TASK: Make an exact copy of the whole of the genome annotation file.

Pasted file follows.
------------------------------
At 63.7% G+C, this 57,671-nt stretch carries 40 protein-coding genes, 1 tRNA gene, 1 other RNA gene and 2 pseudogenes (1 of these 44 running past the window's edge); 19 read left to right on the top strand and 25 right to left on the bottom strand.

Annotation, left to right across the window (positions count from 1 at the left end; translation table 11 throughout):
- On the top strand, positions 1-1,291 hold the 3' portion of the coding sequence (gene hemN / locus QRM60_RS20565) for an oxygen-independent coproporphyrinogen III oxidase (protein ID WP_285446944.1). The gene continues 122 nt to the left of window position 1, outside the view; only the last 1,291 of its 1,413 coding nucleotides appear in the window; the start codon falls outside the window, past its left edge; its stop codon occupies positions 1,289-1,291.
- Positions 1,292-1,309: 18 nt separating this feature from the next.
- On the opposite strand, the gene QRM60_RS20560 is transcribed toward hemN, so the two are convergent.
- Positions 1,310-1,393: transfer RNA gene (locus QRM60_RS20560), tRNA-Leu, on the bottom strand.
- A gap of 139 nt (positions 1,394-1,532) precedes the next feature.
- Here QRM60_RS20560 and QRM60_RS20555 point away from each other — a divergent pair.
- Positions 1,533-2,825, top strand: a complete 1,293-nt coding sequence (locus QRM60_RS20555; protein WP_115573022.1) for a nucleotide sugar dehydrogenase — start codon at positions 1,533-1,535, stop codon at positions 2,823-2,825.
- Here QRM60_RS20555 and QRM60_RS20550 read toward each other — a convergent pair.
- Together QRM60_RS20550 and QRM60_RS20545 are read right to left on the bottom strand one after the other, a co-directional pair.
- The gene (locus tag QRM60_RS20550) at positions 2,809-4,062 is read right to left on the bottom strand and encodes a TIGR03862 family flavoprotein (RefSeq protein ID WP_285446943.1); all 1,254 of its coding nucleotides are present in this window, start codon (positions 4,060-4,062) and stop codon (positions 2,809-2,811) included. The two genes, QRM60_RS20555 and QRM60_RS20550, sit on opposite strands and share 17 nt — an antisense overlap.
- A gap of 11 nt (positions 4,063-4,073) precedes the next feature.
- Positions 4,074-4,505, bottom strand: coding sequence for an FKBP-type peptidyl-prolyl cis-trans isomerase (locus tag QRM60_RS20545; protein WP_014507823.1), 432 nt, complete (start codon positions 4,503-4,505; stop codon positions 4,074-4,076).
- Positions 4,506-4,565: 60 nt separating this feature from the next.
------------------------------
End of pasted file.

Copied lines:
At 63.7% G+C, this 57,671-nt stretch carries 40 protein-coding genes, 1 tRNA gene, 1 other RNA gene and 2 pseudogenes (1 of these 44 running past the window's edge); 19 read left to right on the top strand and 25 right to left on the bottom strand.

Annotation, left to right across the window (positions count from 1 at the left end; translation table 11 throughout):
- On the top strand, positions 1-1,291 hold the 3' portion of the coding sequence (gene hemN / locus QRM60_RS20565) for an oxygen-independent coproporphyrinogen III oxidase (protein ID WP_285446944.1). The gene continues 122 nt to the left of window position 1, outside the view; only the last 1,291 of its 1,413 coding nucleotides appear in the window; the start codon falls outside the window, past its left edge; its stop codon occupies positions 1,289-1,291.
- Positions 1,292-1,309: 18 nt separating this feature from the next.
- On the opposite strand, the gene QRM60_RS20560 is transcribed toward hemN, so the two are convergent.
- Positions 1,310-1,393: transfer RNA gene (locus QRM60_RS20560), tRNA-Leu, on the bottom strand.
- A gap of 139 nt (positions 1,394-1,532) precedes the next feature.
- Here QRM60_RS20560 and QRM60_RS20555 point away from each other — a divergent pair.
- Positions 1,533-2,825, top strand: a complete 1,293-nt coding sequence (locus QRM60_RS20555; protein WP_115573022.1) for a nucleotide sugar dehydrogenase — start codon at positions 1,533-1,535, stop codon at positions 2,823-2,825.
- Here QRM60_RS20555 and QRM60_RS20550 read toward each other — a convergent pair.
- Together QRM60_RS20550 and QRM60_RS20545 are read right to left on the bottom strand one after the other, a co-directional pair.
- The gene (locus tag QRM60_RS20550) at positions 2,809-4,062 is read right to left on the bottom strand and encodes a TIGR03862 family flavoprotein (RefSeq protein ID WP_285446943.1); all 1,254 of its coding nucleotides are present in this window, start codon (positions 4,060-4,062) and stop codon (positions 2,809-2,811) included. The two genes, QRM60_RS20555 and QRM60_RS20550, sit on opposite strands and share 17 nt — an antisense overlap.
- A gap of 11 nt (positions 4,063-4,073) precedes the next feature.
- Positions 4,074-4,505, bottom strand: coding sequence for an FKBP-type peptidyl-prolyl cis-trans isomerase (locus tag QRM60_RS20545; protein WP_014507823.1), 432 nt, complete (start codon positions 4,503-4,505; stop codon positions 4,074-4,076).
- Positions 4,506-4,565: 60 nt separating this feature from the next.